Week of July 24, 2002

Ford Free Fridays. The St. Louis Art Museums offers Friday-night features as part of its Ford Free Fridays program. This week features Patrice Leconte's The Widow of St. Pierre (2000). In the mid-19th century, on a tiny French island near Newfoundland, two drunken sailors commit a senseless murder. One of them, Neel (the great Yugoslavian director Emir Kusturica, in his acting debut), is sentenced to die, but Saint-Pierre is such a remote outpost that it has neither a guillotine nor an executioner. While the authorities wait for France to remedy this, they remand Neel to the custody of the captain (Daniel Auteuil) of the local military attachment. As the captain's liberal wife, Madame La (Juliette Binoche), takes Neel in as her protégé, the prisoner is revealed to be a brave and ethical man who becomes a hero to the townspeople. There are many moments when The Widow of Saint-Pierre threatens, ever so briefly, to turn into an anti-capital-punishment tract. But Leconte (Ridicule, The Girl on the Bridge) is, as always, more interested in the passions than the ideas; he cares about the feelings behind the characters' ideology and how these feelings define them. In the end, this is a romance with three characters, a story in which not all the affections are (in the usual sense) "romantic."(AK)

St. Louis Filmmaker's Showcase. The St. Louis International Film Festival continues its celebration of the work of St. Louis-area filmmakers. In all, seventeen programs consisting of more than 70 film shorts, locally produced commercials, features and documentaries will be screened over the course of five days, July 24-28. Each showcases a different aspect of the local film scene. For a complete listing of programs, films, times and panels, check the St. Louis International Film Festival's Web site, NR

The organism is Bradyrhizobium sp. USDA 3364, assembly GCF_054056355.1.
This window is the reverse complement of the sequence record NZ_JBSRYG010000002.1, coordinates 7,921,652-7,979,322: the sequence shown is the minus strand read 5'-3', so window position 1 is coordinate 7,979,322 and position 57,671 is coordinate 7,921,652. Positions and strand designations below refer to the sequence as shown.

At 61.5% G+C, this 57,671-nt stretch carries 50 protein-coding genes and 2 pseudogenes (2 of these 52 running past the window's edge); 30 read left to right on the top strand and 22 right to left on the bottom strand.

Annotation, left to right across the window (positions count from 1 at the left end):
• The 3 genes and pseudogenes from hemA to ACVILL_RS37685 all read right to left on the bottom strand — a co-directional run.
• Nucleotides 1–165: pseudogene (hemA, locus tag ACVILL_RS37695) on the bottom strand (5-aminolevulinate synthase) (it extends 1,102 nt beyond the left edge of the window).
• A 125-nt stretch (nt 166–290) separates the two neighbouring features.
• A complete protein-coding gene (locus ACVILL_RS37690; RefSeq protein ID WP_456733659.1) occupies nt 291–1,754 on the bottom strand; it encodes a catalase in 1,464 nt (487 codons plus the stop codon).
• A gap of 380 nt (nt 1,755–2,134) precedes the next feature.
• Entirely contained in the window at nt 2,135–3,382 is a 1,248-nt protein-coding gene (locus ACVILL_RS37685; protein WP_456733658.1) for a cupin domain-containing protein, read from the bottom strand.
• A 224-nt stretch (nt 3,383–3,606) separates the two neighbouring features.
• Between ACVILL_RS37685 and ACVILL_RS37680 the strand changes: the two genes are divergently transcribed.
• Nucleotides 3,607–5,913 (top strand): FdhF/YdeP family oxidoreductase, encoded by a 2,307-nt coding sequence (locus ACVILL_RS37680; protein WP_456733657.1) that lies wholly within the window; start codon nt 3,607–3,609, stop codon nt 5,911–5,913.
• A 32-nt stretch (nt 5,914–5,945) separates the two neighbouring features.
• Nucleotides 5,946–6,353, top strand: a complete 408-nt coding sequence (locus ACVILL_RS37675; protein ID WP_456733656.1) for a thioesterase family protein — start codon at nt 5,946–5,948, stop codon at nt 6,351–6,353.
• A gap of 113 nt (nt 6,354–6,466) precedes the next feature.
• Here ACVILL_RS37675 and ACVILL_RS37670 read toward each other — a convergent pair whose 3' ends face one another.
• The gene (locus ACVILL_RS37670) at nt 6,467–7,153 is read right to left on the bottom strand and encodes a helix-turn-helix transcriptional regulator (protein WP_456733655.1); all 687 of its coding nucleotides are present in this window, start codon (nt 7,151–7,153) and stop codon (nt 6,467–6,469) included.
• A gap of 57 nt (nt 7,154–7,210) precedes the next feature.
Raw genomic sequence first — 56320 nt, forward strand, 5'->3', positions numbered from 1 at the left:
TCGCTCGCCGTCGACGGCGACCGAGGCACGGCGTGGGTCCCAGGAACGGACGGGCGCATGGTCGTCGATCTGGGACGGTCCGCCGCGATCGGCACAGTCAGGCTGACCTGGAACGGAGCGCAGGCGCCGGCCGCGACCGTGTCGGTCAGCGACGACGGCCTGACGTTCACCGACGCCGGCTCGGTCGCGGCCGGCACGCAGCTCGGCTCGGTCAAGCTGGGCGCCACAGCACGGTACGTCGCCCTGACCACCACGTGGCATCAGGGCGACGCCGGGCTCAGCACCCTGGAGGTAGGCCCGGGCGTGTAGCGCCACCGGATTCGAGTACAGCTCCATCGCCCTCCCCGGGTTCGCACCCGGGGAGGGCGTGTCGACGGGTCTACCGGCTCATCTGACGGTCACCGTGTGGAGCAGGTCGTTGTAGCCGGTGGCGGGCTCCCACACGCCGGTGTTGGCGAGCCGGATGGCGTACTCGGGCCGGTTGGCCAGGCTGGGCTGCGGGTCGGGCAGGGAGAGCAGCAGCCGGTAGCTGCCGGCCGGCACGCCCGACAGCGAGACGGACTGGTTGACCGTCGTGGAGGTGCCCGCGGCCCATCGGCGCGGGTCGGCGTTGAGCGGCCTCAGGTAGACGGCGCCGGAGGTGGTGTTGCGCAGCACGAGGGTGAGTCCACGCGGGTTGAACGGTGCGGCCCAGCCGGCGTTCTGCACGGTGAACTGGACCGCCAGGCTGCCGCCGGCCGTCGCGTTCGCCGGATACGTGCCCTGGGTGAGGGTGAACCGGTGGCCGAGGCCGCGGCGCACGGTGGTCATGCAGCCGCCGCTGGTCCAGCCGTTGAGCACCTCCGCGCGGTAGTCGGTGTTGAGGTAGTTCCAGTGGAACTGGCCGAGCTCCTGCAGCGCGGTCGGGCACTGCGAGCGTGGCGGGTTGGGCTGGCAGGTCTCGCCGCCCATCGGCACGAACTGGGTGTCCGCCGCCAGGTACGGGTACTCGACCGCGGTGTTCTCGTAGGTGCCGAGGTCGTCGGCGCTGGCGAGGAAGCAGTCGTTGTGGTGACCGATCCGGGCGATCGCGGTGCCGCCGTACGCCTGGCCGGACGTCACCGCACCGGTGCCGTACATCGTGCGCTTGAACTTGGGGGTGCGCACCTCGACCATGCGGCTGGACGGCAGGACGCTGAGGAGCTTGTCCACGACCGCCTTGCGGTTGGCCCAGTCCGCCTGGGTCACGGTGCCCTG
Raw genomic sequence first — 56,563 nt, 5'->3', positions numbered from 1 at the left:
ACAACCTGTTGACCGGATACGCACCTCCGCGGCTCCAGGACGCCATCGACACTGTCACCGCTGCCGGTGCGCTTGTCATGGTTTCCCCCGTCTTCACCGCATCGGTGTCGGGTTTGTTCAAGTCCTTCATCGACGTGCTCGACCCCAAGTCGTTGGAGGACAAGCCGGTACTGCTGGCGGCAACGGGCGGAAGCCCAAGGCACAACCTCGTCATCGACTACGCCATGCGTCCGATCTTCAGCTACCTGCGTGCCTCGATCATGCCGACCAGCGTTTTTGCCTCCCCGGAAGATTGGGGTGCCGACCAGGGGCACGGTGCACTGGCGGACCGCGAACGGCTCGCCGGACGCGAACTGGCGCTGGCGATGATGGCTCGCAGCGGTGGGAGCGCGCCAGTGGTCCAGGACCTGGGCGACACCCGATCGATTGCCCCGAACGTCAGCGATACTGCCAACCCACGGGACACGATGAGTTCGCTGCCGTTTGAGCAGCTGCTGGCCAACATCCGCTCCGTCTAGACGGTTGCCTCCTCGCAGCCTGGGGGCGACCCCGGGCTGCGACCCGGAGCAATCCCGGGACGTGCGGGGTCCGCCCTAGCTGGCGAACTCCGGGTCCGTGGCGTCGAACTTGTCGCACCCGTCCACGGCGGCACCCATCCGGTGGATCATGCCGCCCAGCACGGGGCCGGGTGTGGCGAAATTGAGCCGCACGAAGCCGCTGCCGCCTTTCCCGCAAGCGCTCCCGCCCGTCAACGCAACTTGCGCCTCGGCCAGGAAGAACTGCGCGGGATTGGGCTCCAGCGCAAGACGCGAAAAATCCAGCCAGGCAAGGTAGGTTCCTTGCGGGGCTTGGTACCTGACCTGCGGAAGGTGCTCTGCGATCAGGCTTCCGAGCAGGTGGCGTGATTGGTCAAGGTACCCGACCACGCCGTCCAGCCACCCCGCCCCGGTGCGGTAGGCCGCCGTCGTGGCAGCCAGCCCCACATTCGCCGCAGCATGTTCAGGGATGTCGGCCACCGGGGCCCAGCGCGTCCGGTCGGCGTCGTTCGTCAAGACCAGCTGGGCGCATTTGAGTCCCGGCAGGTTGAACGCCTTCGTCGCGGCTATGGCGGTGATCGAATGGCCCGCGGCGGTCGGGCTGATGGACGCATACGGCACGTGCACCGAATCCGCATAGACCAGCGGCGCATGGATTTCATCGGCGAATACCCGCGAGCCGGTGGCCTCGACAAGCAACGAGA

Sunday Afternoon Film Series. The Holocaust Museum and Learning Center hosts a monthly series of movies relating to the Holocaust. This month features Jeroen Krabbé's Left Luggage (1998). For yet more proof that every actor who wants to badly enough will some day be a director, look no further than this personal statement from B-movie baddie Krabbé. Set in 1970s Antwerp, which was apparently peopled entirely by English and German-accented folk, Left Luggage follows the coming of age of Chaja (Laura Fraser), daughter of two Holocaust survivors (Maximilian Schell and Marianne Sägebrecht) who deal with their pain by becoming obsessive-compulsive. Despite Chaja's being "fed up with this whole Jewish thing," the young woman's desperation for money leads her to take a job as a nanny for a strict Hasidic couple (Isabella Rossellini and Krabbé). Chaja quickly strikes up a deep and intimate bond with their youngest son, Simcha (Adam Monty), a redheaded, freckle-faced tot with an adorable penchant for pants-wetting. Soon enough, Chaja starts respecting folks who are more uptight than she, and Simcha starts to open up for the first time in his life. Although it would be too much to ask for a movie about Holocaust survivors to actually be happy, Krabbé is way too heavy-handed in trying for a tragic atmosphere, so much so that it's impossible to be moved by the climactic crisis, which is so drastic that it feels completely unreal. Needless to say, the cast is what makes the movie worth watching. Schell, Rossellini and Sägebrecht are predictably strong, as is (Chaim) Topol as Chaja's elderly mentor. Plays at 2 p.m. July 28 at the Holocaust Museum. (LYT)

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